New Application-Layer Loop DoS Attack – 300,000 Online Systems At Risk

Denial-of-service (DoS) attacks are usually exploited by hackers to interrupt regular network and website functioning, with motives of making money or for political reasons or simply to create a mess. 

The websites or networks can be made unavailable through the Denial of Service (DoS) attack method which sends numerous requests for resources and traffic to the system.

Researchers at CISPA Helmholtz-Center for Information Security discovered a new Denial-of-Service attack vector called “Application-layer Loop DoS Attacks.” 

It targets UDP-based application protocols by pairing their servers to communicate indefinitely, affecting both legacy protocols like QOTD, Chargen, and Echo and contemporary ones like DNS, NTP, and TFTP. 

This vulnerability puts an estimated 300,000 Internet hosts and networks at risk of denial-of-service conditions.

Loop DoS Attack

Loop DoS Attack

The newly discovered self-perpetuating DoS loop attack targets application-layer messages by pairing two network services that keep responding indefinitely, creating large traffic volumes resulting in denial of service.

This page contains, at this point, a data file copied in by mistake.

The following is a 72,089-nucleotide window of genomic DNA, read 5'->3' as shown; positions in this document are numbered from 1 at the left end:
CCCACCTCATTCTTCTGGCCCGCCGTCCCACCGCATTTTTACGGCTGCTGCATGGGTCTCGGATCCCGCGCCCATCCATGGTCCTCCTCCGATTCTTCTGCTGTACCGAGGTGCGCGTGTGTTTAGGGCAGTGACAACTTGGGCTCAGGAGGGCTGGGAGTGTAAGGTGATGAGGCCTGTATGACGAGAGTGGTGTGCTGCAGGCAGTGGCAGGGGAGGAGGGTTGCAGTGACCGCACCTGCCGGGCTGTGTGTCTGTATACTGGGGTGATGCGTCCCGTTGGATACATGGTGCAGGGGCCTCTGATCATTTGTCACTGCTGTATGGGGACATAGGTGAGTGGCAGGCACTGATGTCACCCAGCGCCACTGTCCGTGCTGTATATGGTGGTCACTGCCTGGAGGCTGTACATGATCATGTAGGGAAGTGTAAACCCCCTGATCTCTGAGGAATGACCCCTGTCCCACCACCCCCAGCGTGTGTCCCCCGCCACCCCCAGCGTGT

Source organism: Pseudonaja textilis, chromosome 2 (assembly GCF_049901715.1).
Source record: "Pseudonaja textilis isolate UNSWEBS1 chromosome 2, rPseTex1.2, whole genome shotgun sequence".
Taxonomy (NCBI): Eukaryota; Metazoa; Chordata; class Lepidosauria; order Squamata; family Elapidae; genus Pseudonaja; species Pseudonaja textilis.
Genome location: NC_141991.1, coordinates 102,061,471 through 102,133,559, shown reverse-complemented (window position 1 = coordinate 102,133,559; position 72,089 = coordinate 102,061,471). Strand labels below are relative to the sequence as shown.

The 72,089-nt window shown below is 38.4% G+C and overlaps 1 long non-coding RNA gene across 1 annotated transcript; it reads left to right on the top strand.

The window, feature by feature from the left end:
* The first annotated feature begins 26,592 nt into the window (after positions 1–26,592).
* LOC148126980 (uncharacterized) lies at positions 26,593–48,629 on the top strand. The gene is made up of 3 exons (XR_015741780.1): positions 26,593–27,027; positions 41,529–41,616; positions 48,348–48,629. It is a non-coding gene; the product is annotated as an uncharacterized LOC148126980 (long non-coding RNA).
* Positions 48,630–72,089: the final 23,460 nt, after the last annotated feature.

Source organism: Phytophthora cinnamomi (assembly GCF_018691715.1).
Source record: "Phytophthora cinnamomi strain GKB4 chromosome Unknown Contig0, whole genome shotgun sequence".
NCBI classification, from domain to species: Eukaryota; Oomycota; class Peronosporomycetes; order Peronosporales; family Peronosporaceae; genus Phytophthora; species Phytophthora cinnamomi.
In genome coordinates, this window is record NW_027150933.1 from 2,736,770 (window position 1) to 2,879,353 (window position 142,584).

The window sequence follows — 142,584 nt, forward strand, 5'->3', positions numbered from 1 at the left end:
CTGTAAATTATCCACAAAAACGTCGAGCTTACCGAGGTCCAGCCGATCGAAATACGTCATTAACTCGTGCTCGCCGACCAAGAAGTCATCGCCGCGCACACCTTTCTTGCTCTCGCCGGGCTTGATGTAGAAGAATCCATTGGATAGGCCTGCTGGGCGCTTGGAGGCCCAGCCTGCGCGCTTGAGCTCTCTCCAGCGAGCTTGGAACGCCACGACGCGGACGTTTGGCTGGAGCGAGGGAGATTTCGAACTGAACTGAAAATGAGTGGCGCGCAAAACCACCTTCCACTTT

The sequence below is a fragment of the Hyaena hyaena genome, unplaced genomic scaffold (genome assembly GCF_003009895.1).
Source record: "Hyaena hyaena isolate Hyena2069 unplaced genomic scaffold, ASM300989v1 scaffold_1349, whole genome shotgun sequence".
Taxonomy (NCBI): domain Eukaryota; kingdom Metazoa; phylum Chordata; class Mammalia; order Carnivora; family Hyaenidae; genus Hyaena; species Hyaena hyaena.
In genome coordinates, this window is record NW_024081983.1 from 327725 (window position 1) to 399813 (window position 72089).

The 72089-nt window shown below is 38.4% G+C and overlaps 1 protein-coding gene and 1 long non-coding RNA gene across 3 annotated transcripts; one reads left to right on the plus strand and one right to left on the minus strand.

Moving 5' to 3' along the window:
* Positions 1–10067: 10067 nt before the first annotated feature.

Once triggered, even attackers cannot stop it. Previously, loop attacks occurred on routing layers with finite iterations. 

This attack by CISPA researchers concerns 300,000 Internet hosts, confirming vulnerabilities in TFTP, DNS, NTP, and six legacy protocols providing basic Internet functionalities like time synchronization, name-to-IP mapping, and unauthenticated file transfer.

Application-layer loop DoS attacks employ IP spoofing, enabling initiation from a single spoofing-capable host. 

For example, attackers could trigger a perpetual loop between two vulnerable TFTP servers by injecting one spoofed error message, causing them to exchange error messages and stress networks between them endlessly. 

These attacks differ from known network-layer loops, bypassing existing packet lifetime checks at that level and representing a novel vector unaddressed by current mitigations.

This novel attack vector is yet to be exploited in the wild, however, Rossow warns that if left unaddressed it could readily be used by malefactors. 

Rossow and Pan reported their discoveries concerning December 2023 to the relevant vendors and a consortium of trusted operators. 

Moreover, CISPA researchers coordinated with The Shadowserver Foundation for an advisory publication and notification campaign on application-layer loop DoS threat.

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Author: Tushar Subhra Dutta